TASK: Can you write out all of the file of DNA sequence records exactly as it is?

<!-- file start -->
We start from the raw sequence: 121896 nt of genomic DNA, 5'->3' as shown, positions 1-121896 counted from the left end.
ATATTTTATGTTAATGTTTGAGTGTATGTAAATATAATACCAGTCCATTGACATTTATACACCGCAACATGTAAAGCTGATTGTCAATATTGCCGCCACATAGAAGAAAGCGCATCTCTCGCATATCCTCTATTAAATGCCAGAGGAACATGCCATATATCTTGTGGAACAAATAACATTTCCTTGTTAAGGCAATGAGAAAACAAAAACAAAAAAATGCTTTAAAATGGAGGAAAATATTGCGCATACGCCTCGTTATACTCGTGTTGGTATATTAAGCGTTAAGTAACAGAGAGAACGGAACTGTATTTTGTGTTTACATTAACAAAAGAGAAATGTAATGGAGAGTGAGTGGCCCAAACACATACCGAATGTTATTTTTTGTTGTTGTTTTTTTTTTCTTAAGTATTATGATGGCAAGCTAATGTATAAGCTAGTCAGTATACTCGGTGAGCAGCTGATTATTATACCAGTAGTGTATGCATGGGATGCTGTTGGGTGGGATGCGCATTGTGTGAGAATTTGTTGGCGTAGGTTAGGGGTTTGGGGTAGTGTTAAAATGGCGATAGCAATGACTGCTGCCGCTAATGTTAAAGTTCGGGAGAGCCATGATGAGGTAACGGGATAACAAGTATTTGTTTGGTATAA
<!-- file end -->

We start from the raw sequence: 121896 nt of genomic DNA, 5'->3' as shown, positions 1-121896 counted from the left end.
ATATTTTATGTTAATGTTTGAGTGTATGTAAATATAATACCAGTCCATTGACATTTATACACCGCAACATGTAAAGCTGATTGTCAATATTGCCGCCACATAGAAGAAAGCGCATCTCTCGCATATCCTCTATTAAATGCCAGAGGAACATGCCATATATCTTGTGGAACAAATAACATTTCCTTGTTAAGGCAATGAGAAAACAAAAACAAAAAAATGCTTTAAAATGGAGGAAAATATTGCGCATACGCCTCGTTATACTCGTGTTGGTATATTAAGCGTTAAGTAACAGAGAGAACGGAACTGTATTTTGTGTTTACATTAACAAAAGAGAAATGTAATGGAGAGTGAGTGGCCCAAACACATACCGAATGTTATTTTTTGTTGTTGTTTTTTTTTTCTTAAGTATTATGATGGCAAGCTAATGTATAAGCTAGTCAGTATACTCGGTGAGCAGCTGATTATTATACCAGTAGTGTATGCATGGGATGCTGTTGGGTGGGATGCGCATTGTGTGAGAATTTGTTGGCGTAGGTTAGGGGTTTGGGGTAGTGTTAAAATGGCGATAGCAATGACTGCTGCCGCTAATGTTAAAGTTCGGGAGAGCCATGATGAGGTAACGGGATAACAAGTATTTGTTTGGTATAA